Now we come to zhabs kyu, the Tibetan name for the sign for u-vowel. Its etymology should be something like “curve/bend [at the] foot.” As for ’greng bu, the Tibetan name for the sign for e-vowel, it must mean something like “a little stroke that is upright.” What about rna ru or na ro, the Tibetan name for the sign for o-vowel? It seems to mean “antelope’s horn.” See the Bod.rgya (s.v. rna ru).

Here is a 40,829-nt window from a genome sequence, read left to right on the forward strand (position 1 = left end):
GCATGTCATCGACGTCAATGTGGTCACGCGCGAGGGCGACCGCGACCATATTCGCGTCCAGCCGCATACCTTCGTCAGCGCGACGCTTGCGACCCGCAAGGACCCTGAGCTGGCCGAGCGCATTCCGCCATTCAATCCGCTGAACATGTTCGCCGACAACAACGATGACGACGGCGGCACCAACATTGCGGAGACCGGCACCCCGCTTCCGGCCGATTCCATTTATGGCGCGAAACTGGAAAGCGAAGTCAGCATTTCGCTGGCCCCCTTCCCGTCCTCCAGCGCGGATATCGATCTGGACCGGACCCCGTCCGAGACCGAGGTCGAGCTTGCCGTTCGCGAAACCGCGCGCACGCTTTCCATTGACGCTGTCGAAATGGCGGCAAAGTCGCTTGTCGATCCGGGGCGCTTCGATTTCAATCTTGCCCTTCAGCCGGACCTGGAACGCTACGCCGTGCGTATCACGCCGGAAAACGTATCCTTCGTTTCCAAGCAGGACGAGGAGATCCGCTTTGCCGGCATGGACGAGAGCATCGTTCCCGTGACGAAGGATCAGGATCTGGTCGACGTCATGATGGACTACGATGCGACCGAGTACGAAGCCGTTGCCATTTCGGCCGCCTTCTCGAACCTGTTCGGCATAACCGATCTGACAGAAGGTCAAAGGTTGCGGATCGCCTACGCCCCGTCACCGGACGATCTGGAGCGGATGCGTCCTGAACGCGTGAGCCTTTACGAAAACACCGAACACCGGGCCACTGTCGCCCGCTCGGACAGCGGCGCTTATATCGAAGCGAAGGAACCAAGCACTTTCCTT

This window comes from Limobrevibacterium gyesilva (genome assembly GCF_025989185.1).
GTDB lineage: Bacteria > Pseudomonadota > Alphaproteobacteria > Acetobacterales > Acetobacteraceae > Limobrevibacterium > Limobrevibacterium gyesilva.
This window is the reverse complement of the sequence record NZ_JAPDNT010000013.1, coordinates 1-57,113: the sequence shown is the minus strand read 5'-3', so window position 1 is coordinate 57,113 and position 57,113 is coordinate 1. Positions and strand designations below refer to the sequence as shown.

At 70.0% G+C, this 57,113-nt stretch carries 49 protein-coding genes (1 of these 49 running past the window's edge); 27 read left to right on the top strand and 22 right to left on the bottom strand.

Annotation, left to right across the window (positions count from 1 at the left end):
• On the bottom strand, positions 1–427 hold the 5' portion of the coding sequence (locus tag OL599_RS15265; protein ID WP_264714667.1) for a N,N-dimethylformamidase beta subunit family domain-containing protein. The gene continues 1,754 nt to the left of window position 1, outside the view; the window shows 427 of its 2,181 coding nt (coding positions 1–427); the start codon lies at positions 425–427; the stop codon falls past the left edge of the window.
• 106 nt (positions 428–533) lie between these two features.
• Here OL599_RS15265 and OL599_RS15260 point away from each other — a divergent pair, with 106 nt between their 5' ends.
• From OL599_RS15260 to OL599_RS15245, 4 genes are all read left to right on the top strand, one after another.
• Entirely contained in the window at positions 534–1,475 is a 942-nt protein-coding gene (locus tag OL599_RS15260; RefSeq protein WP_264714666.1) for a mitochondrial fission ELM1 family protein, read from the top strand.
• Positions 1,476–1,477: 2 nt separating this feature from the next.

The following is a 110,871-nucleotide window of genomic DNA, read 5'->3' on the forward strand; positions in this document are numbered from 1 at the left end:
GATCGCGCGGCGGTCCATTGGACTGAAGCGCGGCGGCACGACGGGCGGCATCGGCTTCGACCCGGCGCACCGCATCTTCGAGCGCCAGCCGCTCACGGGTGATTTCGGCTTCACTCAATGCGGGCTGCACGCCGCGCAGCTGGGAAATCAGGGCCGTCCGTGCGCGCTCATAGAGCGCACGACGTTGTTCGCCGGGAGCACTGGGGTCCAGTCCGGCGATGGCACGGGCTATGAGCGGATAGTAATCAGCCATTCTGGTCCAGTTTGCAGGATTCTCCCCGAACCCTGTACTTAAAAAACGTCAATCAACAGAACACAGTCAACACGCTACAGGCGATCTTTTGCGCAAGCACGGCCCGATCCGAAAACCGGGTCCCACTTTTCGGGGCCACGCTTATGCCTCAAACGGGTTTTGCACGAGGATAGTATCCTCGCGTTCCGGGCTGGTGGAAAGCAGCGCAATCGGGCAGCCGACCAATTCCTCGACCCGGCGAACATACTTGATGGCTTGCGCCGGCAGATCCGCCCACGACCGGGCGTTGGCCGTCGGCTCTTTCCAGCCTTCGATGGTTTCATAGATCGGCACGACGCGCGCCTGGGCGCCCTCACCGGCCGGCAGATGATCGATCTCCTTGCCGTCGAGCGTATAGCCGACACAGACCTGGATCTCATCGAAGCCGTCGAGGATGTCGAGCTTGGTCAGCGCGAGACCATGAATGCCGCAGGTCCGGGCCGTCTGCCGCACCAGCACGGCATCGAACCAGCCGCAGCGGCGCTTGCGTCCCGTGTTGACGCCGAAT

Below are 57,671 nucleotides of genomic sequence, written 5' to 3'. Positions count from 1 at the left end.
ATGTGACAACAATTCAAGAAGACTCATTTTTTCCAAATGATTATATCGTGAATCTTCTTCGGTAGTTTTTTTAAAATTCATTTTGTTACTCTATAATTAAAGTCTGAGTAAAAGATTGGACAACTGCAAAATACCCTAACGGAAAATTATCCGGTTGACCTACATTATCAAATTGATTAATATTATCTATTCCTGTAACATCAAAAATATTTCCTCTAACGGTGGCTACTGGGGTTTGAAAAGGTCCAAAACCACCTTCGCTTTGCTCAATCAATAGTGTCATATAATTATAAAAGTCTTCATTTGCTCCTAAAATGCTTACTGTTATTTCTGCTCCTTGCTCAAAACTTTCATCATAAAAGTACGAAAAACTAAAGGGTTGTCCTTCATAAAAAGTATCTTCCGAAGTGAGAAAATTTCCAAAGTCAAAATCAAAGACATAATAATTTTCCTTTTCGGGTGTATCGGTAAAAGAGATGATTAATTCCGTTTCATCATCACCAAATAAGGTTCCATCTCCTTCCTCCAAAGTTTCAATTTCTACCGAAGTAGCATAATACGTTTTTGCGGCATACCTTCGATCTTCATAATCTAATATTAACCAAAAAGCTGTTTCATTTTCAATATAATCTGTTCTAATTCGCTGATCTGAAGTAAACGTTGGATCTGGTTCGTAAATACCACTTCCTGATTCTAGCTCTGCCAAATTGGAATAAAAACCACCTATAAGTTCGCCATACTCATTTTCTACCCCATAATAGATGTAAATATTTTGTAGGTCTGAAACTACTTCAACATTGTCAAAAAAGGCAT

In general, dGe-chos has pointed out that although it is no longer evident in certain scripts such as Rañjanā script, we can see in most letters of what he calls Māgadhi script that the graphic signs or shapes of letters (yig gzugs) are suppose to imitate or mirror the forms or shapes of the tongue during the articulation of the sounds. As examples, he provides retroflex, dentals, and palatals (dGe.chos-1: 254). Of course, the sMra sgo and its commentary (most probably by Rong-zom-pa) have already described how the “seven verbal impulses” (ngag gi ’du byed bdun) or articulations of the seven vowels (i.e. aeiuo, and ) occur comparable to the “seven physical impulses” (ngag gi ’du byed bdun), such as yielding weapon (mtshon ’debs pa), dancing (gar), working (las byed), and so on. Thus (1) a is called “straight letter” (drang po’i yi ge), (2) e “erected letter” (sgreng ba’i yi ge), (3) i “bent/curved letter” (bkug pa’i yi ge), (4) u “lowered letter” (smad pa’i yi ge), (5) o  “raised/exalted letter” (bstod pa’i yi ge), (6)  “tight letter” (sgrims pa’i yi ge), and (7)  “loose letter” (klod pa’i yi ge). For details, see the sMra sgo’i ’grel pa (pp. 422–423). Sanskritists should be able to enlighten us on this (provided such an idea is found in Sanskrit sources).